‘Punjab is in its hour of maximum danger’: Manpreet’s note of caution at book launch | punjab | Hindustan Times
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‘Punjab is in its hour of maximum danger’: Manpreet’s note of caution at book launch

“Punjab is precariously teetering on the edge of a precipice.” PPS Gill, a veteran journalist, sounded this note of caution at the launch of his second book, ‘Blood on the Green: Punjab’s Tryst with Terror’.

punjab Updated: Apr 26, 2017 20:30 IST
Manraj Grewal Sharma
(From left) Punjab finance minister Manpreet Singh Badal, The Tribune editor-in-chief Harish Khare, and economist Sucha Singh Gill, at the launch of a book by veteran journalist PPS Gill at UT guesthouse in Chandigarh on Tuesday, April 25.
(From left) Punjab finance minister Manpreet Singh Badal, The Tribune editor-in-chief Harish Khare, and economist Sucha Singh Gill, at the launch of a book by veteran journalist PPS Gill at UT guesthouse in Chandigarh on Tuesday, April 25.(Ravi Kumar/HT)

Punjab finance minister Manpreet Singh Badal on Tuesday made an impassioned plea for reviving the state, which he said was in its “hour of maximum danger”. “Sometimes it’s embarrassing to see what we’ve led Punjab to,” said an emotional Badal, calling himself a “gunehgaar banda” (guilty).

“Individually and collectively, we are all responsible for bringing to shame Punjab and Punjabiyat,” he said.

Badal, who was speaking at the book launch of veteran journalist PPS Gill’s second book ‘Blood on the Green: Punjab’s Tryst with Terror’, in Chandigarh, recalled Gill’s article in which he’d written, “If Punjab lives, everybody lives; if Punjab dies, who lives?”

He pleaded, “We must pool all our resources of intellect and capital to give back to Punjab.” Quoting from former US president John F Kennedy’s inaugural speech, he said, “Punjab is in its hour of maximum danger.”

Badal reminded the gathering how Punjab had always managed to rise from the ashes, be it the invasion by Ahmed Shah Abdali or the havoc of Partition. “It built Chandigarh and the Bhakra dam 25 years after Partition,” he said, adding that it had, however, failed to rise after 1984 even after a succession of democratically elected governments.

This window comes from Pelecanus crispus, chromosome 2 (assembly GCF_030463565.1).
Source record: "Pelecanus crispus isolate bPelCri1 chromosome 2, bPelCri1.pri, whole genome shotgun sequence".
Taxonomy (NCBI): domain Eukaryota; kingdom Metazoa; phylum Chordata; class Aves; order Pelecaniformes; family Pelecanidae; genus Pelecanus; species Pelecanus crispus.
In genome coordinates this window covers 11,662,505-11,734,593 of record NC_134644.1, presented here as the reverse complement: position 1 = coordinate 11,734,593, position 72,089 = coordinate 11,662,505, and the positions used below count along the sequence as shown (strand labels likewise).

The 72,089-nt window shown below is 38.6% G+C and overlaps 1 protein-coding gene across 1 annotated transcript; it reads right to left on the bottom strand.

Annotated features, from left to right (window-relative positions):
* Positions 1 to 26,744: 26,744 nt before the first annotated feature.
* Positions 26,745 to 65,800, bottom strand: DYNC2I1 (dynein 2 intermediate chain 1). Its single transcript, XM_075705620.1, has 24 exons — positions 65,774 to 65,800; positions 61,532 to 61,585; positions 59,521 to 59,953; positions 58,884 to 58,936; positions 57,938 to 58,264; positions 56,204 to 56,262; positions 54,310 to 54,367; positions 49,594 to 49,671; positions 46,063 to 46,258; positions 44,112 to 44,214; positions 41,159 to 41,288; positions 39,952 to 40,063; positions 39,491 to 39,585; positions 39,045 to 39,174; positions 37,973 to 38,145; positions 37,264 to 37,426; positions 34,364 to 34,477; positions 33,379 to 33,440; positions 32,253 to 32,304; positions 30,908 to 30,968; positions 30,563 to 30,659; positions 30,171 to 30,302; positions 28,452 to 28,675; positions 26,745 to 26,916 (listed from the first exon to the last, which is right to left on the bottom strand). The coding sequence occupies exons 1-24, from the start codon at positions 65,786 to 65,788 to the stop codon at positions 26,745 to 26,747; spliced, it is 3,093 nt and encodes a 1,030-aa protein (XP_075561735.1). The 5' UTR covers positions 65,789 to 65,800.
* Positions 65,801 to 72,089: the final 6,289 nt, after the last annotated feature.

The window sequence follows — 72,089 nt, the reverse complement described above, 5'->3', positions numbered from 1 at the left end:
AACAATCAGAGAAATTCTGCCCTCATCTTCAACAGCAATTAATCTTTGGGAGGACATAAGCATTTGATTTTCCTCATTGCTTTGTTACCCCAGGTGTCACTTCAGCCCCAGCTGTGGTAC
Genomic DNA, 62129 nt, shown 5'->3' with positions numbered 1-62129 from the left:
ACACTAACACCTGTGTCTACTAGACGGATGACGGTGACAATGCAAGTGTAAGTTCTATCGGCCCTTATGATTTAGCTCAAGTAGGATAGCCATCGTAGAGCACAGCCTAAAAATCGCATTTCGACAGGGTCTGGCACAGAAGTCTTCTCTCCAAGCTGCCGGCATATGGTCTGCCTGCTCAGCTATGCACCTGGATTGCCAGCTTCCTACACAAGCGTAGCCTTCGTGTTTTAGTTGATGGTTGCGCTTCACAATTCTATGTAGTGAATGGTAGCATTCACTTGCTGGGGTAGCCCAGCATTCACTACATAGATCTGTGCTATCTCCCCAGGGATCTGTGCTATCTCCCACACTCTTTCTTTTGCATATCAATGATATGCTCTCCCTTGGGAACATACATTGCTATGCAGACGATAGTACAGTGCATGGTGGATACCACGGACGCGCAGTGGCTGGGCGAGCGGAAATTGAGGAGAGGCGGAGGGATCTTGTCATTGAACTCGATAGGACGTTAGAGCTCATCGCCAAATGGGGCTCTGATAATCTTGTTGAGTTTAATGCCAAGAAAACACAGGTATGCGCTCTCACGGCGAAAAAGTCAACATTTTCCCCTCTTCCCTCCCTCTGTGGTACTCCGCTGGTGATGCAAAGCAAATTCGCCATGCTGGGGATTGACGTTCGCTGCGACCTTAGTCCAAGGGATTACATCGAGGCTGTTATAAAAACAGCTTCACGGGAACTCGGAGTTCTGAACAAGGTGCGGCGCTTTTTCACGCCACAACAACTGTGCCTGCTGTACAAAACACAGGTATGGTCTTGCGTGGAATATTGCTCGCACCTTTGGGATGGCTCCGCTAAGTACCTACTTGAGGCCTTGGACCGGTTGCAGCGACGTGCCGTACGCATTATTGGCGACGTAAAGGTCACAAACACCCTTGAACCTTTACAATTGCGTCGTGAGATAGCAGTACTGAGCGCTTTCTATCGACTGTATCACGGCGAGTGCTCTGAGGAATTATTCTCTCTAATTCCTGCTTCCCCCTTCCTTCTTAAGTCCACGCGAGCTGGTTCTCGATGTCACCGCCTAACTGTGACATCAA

The finance minister, known for his fondness for poetry, was at his eloquent best, as he described the fall of Punjab. He lamented that a state blessed with a garland of five rivers, had come to such a sorry pass. “Punjab di dharti sher jamdi si (This land used to birth lions),” he underlined the contrast with the present, adding he was saddened to see, “where we could have been and where we have landed.”

Earlier, in a scathing remark on the Punjab polity, he said the book reminded him “of how petty politics in Punjab was and is.”

Calling the book a celebration of good, old-fashioned journalism, Harish Khare, editor-in-chief of The Tribune and the guest of honour, said journalists are foot soldiers of history. “We must learn from history.”

Lakhwinder Singh Gill, an economist from Punjabi University, Patiala, who conducted the stage, rued that rural education and health infrastructure, which had collapsed during the turbulent times, were yet to be revived despite five successive governments completing their term.

Economist Sucha Singh Gill inserted a note of hope when he pointed out that the book is also a tribute to the resilience and unity of Punjabis in the face of dire communal provocation.

PPS Gill, the author, concluded the function by calling for an urgent revival of Punjab. “It’s a tangled web,” he said. “We must clear the administrative cobwebs, remove the trust deficit, vacuum-clean the criminalising institutions, and restore the social sector.” Saying it was a tall order, he wondered, “Will the present government bite the bullet?”

Blood on the Green

‘Blood on the Green: Punjab’s Tryst with Terror’ is a collection of anecdotes from Gill’s notes as a reporter covering Amritsar and Gurdaspur, the hotbed of militancy in the 1980s and ’90s, besides other assignments at home and abroad. Through these narratives, Gill brings to life both the political shenanigans and the tragedy of the common man in Punjab. The chapter ‘Killing Fields’ provides a chilling account of a young widow cradling a dead baby in her lap. The six-month-old had been shot in the heart by terrorists whom Gill calls “mercenaries”.

The book mentions how the then Punjab governor, SS Ray, had a thing for samosas that his wife Maya tried hard to contain. Gill says he got his fodder from his treasure trove of notebooks and news clippings that he’d fondly preserved. “In a reporter’s diary, there is so much that is off the record. A book was a good way to get it off my chest and repay my debt to the state,” says Gill.

Speaking at the sidelines of the function, Gill said, “If you look at Punjab as a theatre, nothing has changed except the dates. It’s the same political set-up, the same breed of politicians with the ‘I, me, myself and my family’ ideology. The factors that drove the youth to pick up the gun have only aggravated over time, and the AK-47 has been replaced by drugs. Punjab is precariously teetering on the edge of a precipice.”